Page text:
The New Colossus, Revised, 2019 Version -- by Raymond J. Lawrence

26 Jun 2019 4:13 PM | Perry Miller, Editor (Administrator)

The poet Emma Lazarus, who lived in New York City and died in 1887 at the age of 38, wrote the brief poem that is inscribed on our Statue of Liberty:

“Give me your tired, your poor,
Your huddled masses yearning to breathe free, 
The wretched refuse of your teeming shore. 
Send these, the homeless, tempest-tossed to me,
I lift my lamp beside the golden door!"

The new, 2019 version:

“Give me your tired, your poor,
Your huddled masses yearning to breathe free,
The wretched refuse of your teeming shore.
Send these, the homeless, tempest-tossed to me, 
And I’ll see that they drown with their children in the Rio Grande."

Photo Credit CNNPhoto Credit: CNN
"Cuomo and Lemon Discuss Border Photo of Dead Man and Daughter", CNN.com, 06-26-2019.
CNN's Chris Cuomo and Don Lemon discuss the shocking image of a drowned man and his daughter at the US border.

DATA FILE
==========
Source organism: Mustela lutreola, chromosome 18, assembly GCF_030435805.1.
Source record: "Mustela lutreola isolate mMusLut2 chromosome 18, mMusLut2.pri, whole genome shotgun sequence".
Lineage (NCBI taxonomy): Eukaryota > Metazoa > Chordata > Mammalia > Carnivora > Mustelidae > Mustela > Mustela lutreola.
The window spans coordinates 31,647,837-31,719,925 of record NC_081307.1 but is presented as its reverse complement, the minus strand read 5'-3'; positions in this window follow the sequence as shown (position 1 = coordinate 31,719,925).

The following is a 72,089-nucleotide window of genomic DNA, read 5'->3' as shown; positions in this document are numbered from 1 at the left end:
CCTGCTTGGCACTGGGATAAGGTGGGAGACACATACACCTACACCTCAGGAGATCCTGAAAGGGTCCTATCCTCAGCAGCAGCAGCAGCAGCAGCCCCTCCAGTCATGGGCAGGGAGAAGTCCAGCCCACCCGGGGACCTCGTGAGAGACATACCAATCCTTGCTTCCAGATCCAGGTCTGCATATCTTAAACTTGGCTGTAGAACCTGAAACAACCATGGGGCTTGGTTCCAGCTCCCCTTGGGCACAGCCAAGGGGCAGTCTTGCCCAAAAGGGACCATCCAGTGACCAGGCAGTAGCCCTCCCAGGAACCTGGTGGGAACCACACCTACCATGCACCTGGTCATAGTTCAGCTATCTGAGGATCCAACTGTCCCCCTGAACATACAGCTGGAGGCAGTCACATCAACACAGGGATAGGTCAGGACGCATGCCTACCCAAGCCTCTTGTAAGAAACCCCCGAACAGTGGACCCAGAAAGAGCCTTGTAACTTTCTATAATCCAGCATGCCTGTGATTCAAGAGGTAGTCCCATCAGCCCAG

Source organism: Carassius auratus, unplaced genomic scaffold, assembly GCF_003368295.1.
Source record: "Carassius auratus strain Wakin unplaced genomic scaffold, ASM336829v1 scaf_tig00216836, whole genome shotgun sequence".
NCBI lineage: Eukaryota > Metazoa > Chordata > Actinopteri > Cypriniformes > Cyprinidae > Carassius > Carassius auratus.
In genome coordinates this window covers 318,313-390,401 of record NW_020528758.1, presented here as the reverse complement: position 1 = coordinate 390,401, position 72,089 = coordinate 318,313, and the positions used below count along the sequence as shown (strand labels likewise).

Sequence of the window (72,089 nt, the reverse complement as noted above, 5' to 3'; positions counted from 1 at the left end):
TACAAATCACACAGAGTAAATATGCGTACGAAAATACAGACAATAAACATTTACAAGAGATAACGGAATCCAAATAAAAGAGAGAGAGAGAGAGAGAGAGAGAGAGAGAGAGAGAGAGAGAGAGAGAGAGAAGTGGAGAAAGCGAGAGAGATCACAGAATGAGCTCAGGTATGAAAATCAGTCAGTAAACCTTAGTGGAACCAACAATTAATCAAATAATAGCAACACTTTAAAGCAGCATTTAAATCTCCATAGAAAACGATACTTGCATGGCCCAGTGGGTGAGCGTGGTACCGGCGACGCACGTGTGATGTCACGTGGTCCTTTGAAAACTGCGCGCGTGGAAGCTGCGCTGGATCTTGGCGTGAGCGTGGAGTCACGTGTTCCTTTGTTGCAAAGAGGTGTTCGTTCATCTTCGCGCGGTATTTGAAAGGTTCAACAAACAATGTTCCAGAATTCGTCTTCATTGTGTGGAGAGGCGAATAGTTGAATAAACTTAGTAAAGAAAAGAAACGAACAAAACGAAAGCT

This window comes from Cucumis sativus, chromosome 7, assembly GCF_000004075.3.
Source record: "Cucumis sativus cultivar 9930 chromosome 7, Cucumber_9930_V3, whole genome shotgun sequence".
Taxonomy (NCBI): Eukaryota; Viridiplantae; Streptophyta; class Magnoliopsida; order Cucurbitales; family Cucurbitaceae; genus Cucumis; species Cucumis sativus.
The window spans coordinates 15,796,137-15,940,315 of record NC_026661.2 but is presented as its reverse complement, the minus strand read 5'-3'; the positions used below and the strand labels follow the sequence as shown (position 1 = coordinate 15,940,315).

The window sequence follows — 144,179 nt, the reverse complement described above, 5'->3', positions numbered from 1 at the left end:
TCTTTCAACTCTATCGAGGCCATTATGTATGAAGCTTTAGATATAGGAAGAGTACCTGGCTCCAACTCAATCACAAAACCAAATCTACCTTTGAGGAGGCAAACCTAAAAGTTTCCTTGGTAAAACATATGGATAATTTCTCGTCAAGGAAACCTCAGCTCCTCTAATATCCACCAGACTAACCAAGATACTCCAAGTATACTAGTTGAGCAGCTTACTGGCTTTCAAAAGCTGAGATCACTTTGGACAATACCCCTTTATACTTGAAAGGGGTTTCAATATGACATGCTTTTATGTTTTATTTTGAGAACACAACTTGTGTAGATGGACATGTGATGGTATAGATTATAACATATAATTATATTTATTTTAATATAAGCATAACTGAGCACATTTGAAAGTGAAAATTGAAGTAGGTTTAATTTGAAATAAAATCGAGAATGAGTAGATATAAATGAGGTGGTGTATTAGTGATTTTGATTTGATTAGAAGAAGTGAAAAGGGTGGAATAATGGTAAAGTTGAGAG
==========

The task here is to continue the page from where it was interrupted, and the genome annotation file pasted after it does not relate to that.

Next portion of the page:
THE ORIGINAL POEM: 

THE NEW COLOSSUS by Emma Lazarus

Not like the brazen giant of Greek fame,
With conquering limbs astride from land to land;
Here at our sea-washed, sunset gates shall stand
A mighty woman with a torch, whose flame
Is the imprisoned lightning, and her name
MOTHER OF EXILES. From her beacon-hand
Glows world-wide welcome; her mild eyes command
The air-bridged harbor that twin cities frame.

Keep, ancient lands, your storied pomp!" cries she
With silent lips, "Give me your tired, your poor,
Your huddled masses yearning to breathe free,
The wretched refuse of your teeming shore.
Send these, the homeless, tempest-tost to me,
I lift my lamp beside the golden door!"


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Raymond J. Lawrence, General Secretary
lawrence@cpsp.org